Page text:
In a recent webinar, Duncan Douglass and Ethan Millar,
partners at Alston & Bird LLP, along with AFP's Tom Hunt, CTP, director of
Treasury Services, and David Bellinger, CTP, director of Payments &
Electronic Commerce, weighed in on new regulations on prepaid access from the
Financial Crimes Enforcement Network (FinCEN).
In 1999, FinCEN issued a series of requirements for money
services businesses (MSBs). However, the
regulations deferred requirements related to prepaid access, or access to the
value of funds paid in advance and receivable or transferable by an electronic
device or vehicle. Issuers, sellers and redeemers of prepaid access (then
referred to as stored value) were not required to register with FinCEN or file
Suspicious Activity Reports (SARs), though they were required to file Currency
Transaction Reports (CTRs) and establish Anti-Money Laundering (AML) programs.
Additionally, issuers and sellers of closed loop stored value (access to funds
or the value of funds that can be used only for goods or services in
transactions involving a particular merchant or location) were exempted from
these rules completely
FinCEN’s final rule expands the definition of MSBs to
include providers and sellers of prepaid access. However, the rule only applies
to prepaid access that is part of a prepaid program; an arrangement under which
one or more entities acting together provides prepaid access. Notable
- Programs that provide closed loop prepaid access
to funds less than $2,000 that can be associated with a prepaid access device
or vehicle on any day,
- Prepaid access provided by a government agency,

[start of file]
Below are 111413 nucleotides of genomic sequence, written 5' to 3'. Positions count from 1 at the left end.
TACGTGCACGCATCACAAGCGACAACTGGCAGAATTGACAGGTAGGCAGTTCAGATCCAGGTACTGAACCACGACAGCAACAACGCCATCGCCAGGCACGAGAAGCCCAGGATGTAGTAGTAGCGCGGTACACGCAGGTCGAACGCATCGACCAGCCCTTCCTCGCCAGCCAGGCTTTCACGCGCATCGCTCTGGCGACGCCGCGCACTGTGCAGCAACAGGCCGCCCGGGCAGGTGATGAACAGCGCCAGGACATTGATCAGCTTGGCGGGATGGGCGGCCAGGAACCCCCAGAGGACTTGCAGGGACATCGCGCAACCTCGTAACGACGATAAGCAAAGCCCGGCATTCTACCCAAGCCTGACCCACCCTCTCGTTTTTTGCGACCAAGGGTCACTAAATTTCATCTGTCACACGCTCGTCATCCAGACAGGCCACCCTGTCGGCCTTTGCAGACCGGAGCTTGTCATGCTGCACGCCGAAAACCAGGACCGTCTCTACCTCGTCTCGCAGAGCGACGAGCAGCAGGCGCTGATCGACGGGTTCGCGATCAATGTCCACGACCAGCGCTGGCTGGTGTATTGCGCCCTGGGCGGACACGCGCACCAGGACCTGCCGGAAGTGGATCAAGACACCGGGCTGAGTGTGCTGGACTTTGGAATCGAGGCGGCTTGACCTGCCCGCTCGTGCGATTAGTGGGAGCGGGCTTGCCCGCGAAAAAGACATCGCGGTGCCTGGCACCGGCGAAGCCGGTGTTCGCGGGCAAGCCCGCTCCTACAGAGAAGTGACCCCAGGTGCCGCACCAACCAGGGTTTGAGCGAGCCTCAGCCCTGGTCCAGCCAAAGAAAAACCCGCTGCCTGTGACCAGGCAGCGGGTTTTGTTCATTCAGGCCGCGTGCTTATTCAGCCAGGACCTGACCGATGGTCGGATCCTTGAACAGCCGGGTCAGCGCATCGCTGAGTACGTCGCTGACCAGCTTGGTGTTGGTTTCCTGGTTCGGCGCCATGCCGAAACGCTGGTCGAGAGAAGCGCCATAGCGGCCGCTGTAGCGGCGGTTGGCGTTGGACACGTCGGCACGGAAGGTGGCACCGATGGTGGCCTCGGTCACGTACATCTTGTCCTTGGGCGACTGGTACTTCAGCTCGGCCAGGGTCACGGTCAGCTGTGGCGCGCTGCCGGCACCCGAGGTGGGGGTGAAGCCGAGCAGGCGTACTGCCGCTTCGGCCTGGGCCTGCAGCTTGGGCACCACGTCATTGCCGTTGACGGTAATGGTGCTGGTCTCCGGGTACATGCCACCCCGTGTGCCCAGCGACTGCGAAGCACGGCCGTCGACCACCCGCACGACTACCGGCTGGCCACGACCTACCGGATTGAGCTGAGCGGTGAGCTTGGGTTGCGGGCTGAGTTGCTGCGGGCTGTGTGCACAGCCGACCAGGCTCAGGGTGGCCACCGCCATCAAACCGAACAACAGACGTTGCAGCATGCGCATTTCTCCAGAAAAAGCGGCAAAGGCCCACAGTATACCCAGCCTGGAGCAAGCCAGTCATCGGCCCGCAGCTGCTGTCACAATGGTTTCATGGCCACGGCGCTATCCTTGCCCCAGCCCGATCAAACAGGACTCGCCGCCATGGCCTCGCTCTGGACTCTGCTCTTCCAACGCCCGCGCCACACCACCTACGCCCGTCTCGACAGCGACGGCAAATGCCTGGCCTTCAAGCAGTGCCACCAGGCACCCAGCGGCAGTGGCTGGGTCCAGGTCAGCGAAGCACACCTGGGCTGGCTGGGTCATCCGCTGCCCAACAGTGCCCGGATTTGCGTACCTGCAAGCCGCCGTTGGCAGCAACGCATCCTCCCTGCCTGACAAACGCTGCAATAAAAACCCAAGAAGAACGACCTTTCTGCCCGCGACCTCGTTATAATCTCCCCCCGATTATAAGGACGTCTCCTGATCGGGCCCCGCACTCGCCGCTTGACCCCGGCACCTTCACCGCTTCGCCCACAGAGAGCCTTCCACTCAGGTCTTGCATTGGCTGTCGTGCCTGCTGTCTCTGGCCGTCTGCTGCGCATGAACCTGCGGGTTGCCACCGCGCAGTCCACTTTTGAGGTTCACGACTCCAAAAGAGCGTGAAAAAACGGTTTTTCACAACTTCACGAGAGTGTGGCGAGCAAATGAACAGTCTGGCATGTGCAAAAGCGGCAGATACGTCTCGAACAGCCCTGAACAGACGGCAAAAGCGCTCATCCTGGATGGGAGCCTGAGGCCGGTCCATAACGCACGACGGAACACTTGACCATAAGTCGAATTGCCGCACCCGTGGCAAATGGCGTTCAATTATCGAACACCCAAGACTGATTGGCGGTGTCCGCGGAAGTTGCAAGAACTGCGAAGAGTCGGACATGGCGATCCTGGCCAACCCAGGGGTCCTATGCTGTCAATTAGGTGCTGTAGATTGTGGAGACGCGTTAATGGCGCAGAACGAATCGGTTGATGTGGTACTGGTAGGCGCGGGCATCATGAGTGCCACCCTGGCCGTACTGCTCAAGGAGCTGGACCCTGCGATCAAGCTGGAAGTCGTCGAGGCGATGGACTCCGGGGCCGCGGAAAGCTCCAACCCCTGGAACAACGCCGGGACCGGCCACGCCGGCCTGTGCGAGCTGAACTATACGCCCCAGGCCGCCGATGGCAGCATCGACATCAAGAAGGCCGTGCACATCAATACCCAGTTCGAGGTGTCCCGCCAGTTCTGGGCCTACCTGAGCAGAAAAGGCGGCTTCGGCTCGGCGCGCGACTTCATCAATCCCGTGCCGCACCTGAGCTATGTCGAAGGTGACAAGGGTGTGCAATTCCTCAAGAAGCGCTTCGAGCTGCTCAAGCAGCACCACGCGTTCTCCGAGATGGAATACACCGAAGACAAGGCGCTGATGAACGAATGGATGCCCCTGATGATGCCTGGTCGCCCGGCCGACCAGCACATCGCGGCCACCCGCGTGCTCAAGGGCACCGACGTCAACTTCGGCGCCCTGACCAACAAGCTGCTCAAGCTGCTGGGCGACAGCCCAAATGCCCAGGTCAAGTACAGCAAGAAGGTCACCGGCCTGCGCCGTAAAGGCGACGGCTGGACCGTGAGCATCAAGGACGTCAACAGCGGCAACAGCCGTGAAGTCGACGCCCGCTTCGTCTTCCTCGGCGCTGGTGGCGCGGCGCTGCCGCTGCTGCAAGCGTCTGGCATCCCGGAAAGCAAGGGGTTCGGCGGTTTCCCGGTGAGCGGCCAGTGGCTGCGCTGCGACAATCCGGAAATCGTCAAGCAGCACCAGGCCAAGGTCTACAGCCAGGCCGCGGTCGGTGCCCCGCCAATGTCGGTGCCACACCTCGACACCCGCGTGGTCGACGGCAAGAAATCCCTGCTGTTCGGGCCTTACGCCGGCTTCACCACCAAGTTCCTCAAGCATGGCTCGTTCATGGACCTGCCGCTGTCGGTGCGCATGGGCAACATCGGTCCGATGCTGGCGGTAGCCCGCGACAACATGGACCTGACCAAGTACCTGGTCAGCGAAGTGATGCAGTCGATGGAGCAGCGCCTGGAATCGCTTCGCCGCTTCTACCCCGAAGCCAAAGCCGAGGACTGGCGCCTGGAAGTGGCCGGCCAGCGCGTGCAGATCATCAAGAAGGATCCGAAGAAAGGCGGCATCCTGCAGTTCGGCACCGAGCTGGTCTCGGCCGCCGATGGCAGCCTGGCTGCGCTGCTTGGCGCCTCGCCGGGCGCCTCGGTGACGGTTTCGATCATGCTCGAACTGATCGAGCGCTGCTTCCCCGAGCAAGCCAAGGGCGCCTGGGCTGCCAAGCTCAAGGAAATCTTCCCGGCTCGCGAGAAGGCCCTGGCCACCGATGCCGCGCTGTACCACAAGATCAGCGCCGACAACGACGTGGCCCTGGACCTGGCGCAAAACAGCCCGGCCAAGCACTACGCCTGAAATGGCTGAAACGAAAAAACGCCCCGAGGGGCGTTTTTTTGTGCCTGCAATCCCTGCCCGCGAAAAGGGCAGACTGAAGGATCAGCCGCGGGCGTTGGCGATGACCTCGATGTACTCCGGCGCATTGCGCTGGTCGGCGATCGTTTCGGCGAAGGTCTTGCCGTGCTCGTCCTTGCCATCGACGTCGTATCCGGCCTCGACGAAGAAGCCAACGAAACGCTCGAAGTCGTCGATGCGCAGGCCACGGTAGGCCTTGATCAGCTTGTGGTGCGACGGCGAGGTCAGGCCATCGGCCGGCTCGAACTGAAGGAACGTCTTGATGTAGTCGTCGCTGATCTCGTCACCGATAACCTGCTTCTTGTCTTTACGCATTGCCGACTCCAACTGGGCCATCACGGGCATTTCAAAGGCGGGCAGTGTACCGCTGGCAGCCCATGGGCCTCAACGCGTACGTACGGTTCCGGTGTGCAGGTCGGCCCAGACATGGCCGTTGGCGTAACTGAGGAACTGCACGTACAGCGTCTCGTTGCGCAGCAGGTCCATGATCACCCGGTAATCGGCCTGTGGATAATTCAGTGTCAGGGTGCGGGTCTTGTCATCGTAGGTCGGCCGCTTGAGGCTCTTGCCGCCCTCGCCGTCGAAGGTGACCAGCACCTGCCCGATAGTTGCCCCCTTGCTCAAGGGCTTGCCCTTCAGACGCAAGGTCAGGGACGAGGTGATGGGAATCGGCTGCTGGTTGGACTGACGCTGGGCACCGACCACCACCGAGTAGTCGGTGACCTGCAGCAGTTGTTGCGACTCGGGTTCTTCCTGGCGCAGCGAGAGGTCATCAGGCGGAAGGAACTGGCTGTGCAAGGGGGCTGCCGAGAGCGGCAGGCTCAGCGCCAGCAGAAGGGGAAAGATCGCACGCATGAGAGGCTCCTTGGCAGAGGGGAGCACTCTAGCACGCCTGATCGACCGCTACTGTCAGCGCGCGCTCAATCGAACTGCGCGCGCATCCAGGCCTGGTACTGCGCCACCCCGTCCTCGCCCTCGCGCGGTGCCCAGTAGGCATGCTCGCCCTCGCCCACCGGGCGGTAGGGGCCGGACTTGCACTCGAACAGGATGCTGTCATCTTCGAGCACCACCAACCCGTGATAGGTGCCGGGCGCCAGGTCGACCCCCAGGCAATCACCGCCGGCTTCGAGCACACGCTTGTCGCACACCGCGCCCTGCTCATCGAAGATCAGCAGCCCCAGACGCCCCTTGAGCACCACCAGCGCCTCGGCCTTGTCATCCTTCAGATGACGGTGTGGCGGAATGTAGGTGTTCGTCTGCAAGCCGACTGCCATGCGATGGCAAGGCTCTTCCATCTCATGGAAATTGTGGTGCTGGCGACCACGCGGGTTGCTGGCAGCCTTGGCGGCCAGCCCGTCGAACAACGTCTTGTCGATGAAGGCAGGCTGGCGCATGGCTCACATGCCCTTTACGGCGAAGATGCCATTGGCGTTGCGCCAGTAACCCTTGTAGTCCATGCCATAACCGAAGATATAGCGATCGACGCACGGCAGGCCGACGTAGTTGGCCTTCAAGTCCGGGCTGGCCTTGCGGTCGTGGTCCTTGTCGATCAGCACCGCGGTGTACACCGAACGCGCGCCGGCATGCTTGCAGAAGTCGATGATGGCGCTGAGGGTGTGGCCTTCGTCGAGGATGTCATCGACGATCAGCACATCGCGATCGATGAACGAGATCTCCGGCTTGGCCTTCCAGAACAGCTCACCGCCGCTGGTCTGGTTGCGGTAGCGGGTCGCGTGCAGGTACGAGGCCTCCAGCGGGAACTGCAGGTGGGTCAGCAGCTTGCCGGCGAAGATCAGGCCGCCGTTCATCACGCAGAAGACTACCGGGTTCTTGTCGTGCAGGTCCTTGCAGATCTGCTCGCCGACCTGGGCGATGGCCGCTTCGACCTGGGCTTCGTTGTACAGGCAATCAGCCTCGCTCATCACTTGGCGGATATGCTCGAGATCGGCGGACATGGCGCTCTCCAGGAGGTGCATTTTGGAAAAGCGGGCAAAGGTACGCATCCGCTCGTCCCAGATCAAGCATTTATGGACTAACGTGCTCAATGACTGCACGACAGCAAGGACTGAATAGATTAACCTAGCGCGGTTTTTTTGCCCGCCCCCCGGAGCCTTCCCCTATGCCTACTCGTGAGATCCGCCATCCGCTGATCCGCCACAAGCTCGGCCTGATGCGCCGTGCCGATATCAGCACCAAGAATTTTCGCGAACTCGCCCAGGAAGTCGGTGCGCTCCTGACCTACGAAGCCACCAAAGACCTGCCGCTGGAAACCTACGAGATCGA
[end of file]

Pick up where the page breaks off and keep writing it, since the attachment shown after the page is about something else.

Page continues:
- Prepaid access from pre-tax flexible spending
arrangements pertaining to health care,
- Prepaid access solely to employment benefits,
incentives, wages, or salaries.
Compliance requirements that both providers and sellers must
now abide by include implementing an effective AML program, complying with
customer recordkeeping requirements, filing SARs and responding to law
enforcement requests. There are also some requirements unique to both groups.
Providers must register themselves and their respective prepaid programs with
FinCEN, retain access to customer identifying information for five years following
the last use of a prepaid access device, and maintain access to transaction
records for five years. Sellers must maintain access to customer information
for five years after the sale of prepaid access. Additionally, seller
obligations pertain to sales that exceed $10,000, even if the prepaid access
sold is not part of a prepaid program.
Under the final rule, a provider of prepaid access is a
participant in a prepaid program that serves as the primary channel for access
to information from fellow participants. The provider also tends to maintain
oversight and control over the program and communicates with FinCEN, law
enforcement and other regulators.
FinCEN defines a seller of prepaid access as an entity that receives payment in exchange for an initial loading or subsequent loading of prepaid access if that entity sells prepaid access under a prepaid program that can be used before verification of customer identification, or prepaid access (including closed loop) to funds that exceed $10,000 to any person during any one day, and has not implemented policies and procedures reasonably adapted to prevent such a sale. According to a poll taken during the webinar, 49 percent of the listeners rarely exceed the $10,000 per day, per per person limit, while 39 percent said they never exceed that amount and 12 percent said they regularly do.
Three different entities must be cognizant of the
- Financial institutions that issue prepaid
- Third parties that manage prepaid programs,
- Retailers that act as providers, issuing non-exempt
closed-loop products and sellers, selling non-exempt open-loop products.
FinCEN planned to implement the final rule on September 27, but
extended the effective date to March 31, 2012 for sellers. For providers,
requirements to establish an AML program, report suspicious transactions and
maintain certain customer information took effect in September, while other
requirements were pushed back to March 31.